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Developer(s) DNA Research
Stable release 9.0.0 / 2009-12-11; 34 days ago
Operating system Windows, Mac OS X, Linux
Type 3D computer graphics
Licence Proprietary

3Delight is a proprietary, photorealistic, RenderMan-compliant offline renderer.

It is developed by DNA Research, or DNA in short, a subsidiary of Taarna Studios.



3Delight primarily uses the REYES algorithm but is also well capable of doing ray tracing and global illumination. The renderer is fully multi-threaded and also supports distributed rendering. This allows for accelerated rendering on multi-CPU hosts or environments where a large number of computers are joined into a grid.

It implements all required capabilities for a RenderMan-compliant renderer and also the following optional ones[1]:

3Delight also supports the following capabilities, which are not part of any capabilities list:



3Delight is based on modules. The primary module is the REYES module which implements a REYES-based renderer.

Another module, called 'Sabretooth', is used for ray-tracing and also supports global illumination calculations through certain shadeops.

3Delight supports explicit ray tracing of camera rays by selecting a different hider, essentially turning the renderer from a hybrid REYES/ray tracing one into a full ray-tracer.

Other features include:

  • Extended display subset functionality to allow rendering of geometric primitives, writing to the same display variable, to different images.
    For example, display subsets could be used to render the skin and fur of a creature to two separate images at once without the fur matting the skin passes.
  • Memory efficient point clouds. Like brick maps, point clouds are organized in a spatial data structure and are loaded lazily, keeping the memory requirements as low as possible.
  • Procedural geometry is instanced lazily even during ray tracing, keeping the memory requirements as low as possible.
  • Displacement shaders can be stacked.
  • Displacement shaders can (additionally) be run on the vertices of a geometric primitive, before that primitive is even shaded.
  • The gather() shadeop can be used on point clouds and to generate sample distributions from (high dynamic range) images, e.g. for easily combining photon mapping with image based lighting.
  • First order ray differentials on any ray fired from within a shader.
  • A read/write disk cache that allows the renderer to take strain off the network, when heavy scene data needs to be repeatedly distributed to clients on a render farm or image data sent back from such clients to a central storage server.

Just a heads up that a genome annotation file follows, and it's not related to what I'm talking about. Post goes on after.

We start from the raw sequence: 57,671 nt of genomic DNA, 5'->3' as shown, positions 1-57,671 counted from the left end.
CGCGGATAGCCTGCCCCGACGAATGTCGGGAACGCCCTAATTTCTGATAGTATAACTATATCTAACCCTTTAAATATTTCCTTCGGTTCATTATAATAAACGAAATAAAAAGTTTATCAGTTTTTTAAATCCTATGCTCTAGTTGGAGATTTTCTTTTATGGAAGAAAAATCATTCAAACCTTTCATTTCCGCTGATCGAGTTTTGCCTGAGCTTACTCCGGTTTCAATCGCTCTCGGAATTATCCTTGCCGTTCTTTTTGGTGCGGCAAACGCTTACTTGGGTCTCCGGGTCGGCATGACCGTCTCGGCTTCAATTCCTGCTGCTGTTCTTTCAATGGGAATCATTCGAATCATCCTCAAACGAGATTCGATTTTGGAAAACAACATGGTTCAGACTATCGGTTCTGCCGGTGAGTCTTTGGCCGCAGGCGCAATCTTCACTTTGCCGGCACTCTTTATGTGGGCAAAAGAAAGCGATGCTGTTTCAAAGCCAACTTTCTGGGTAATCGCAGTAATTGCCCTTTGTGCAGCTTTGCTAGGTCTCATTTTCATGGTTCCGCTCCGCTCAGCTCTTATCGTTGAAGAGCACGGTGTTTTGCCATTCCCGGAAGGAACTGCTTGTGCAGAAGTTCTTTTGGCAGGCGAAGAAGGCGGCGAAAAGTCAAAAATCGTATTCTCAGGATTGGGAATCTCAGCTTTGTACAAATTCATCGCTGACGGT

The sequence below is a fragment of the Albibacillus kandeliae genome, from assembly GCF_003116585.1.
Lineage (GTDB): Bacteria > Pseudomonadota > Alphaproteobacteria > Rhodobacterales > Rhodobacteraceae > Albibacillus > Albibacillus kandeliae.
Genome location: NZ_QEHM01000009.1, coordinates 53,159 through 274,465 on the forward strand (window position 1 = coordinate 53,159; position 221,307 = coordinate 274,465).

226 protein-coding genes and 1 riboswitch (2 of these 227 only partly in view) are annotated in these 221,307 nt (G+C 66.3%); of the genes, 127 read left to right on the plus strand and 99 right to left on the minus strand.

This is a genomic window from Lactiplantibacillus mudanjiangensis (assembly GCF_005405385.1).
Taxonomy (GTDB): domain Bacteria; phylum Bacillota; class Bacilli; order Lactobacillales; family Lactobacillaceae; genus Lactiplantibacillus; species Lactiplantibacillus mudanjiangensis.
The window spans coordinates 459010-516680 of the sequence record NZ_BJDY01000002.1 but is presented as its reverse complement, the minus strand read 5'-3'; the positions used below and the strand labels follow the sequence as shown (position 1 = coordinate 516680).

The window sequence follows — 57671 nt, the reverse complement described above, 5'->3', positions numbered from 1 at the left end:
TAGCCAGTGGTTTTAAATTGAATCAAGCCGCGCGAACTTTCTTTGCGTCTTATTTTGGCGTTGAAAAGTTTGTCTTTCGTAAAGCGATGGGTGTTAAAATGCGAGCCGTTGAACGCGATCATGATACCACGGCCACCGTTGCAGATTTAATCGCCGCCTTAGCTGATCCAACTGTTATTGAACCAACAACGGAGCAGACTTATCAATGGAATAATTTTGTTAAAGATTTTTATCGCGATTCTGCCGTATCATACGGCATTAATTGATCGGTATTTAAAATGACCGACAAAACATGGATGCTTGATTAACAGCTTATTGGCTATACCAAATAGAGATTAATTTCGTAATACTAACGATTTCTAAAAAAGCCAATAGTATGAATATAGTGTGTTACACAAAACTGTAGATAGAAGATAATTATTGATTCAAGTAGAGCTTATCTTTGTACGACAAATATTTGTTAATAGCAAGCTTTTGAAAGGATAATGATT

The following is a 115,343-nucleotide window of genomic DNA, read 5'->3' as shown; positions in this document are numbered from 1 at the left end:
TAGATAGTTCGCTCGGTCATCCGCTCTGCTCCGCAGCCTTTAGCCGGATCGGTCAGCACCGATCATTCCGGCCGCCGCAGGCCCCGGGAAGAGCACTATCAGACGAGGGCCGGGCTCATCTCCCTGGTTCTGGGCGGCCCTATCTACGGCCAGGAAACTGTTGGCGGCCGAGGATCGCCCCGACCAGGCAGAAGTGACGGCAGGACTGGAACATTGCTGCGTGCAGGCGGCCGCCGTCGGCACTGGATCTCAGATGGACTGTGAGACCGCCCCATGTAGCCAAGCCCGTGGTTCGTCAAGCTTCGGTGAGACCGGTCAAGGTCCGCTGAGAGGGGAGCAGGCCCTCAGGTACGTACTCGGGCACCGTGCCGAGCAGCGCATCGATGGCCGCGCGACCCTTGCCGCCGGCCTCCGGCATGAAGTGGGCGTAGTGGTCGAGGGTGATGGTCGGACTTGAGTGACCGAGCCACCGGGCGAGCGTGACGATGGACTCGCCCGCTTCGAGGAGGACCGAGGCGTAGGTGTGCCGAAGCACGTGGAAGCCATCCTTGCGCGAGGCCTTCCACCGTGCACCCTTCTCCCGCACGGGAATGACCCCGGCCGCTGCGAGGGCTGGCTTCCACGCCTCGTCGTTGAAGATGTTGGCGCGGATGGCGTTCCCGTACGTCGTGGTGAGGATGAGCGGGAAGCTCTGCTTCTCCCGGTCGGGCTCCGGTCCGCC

• A C API that allows running RenderMan Shading Language (RSL) code on arbitrary data, e.g. inside a modelling application.


Work on 3Delight started in 1999. The renderer became first publicly available in 2000.[2] 3Delight was the first RenderMan-compliant renderer combining the REYES algorithm with on-demand ray-tracing. The only other RenderMan-compliant renderer capable of ray tracing at the time was BMRT. BMRT was not a REYES renderer though.

3Delight was meant to be a commercial product from the beginning. However, DNA decided to make it available free of charge from August 2000 to March 2005 in order to build a user base.

During this time, customers using a large number of licenses on their sites or requiring extensive support were asked to kindly work out an agreement with DNA that specified some form of fiscal compensation for this.

In March 2005, the license was changed. The first license is still free. From the second license onwards, the renderer used to be 1,000 USD per two thread node resp. 1,500 USD per four thread node.

The current licensing scheme, effective from December 2009, is still based on number of threads. An unlimited threads license is 2,150 USD. A four thread node is 1,400 USD and a two thead node is 900 USD. Annual support fees vary, too, depending on number of threads.

Version Release History

Supported platforms

Operating environments

The renderer comes in both 32-bit and 64-bit versions. The latter allowing the processing of very large scene datasets.

Discontinued platforms

Platforms supported in the past included:

Film credits

3Delight has been used for visual effects work on many films. Some notable examples are:

It was also used to render the following full CG features:


External links


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